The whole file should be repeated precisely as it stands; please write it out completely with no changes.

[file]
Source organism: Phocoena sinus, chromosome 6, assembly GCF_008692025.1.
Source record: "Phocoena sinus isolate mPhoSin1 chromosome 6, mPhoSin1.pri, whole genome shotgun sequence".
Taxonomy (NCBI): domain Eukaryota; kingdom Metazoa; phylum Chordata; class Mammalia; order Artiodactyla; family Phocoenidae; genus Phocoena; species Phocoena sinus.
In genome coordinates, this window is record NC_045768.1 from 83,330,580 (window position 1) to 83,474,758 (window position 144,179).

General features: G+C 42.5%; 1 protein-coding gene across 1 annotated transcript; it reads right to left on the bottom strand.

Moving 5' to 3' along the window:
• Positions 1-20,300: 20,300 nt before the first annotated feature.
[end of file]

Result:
Source organism: Phocoena sinus, chromosome 6, assembly GCF_008692025.1.
Source record: "Phocoena sinus isolate mPhoSin1 chromosome 6, mPhoSin1.pri, whole genome shotgun sequence".
Taxonomy (NCBI): domain Eukaryota; kingdom Metazoa; phylum Chordata; class Mammalia; order Artiodactyla; family Phocoenidae; genus Phocoena; species Phocoena sinus.
In genome coordinates, this window is record NC_045768.1 from 83,330,580 (window position 1) to 83,474,758 (window position 144,179).

General features: G+C 42.5%; 1 protein-coding gene across 1 annotated transcript; it reads right to left on the bottom strand.

Moving 5' to 3' along the window:
• Positions 1-20,300: 20,300 nt before the first annotated feature.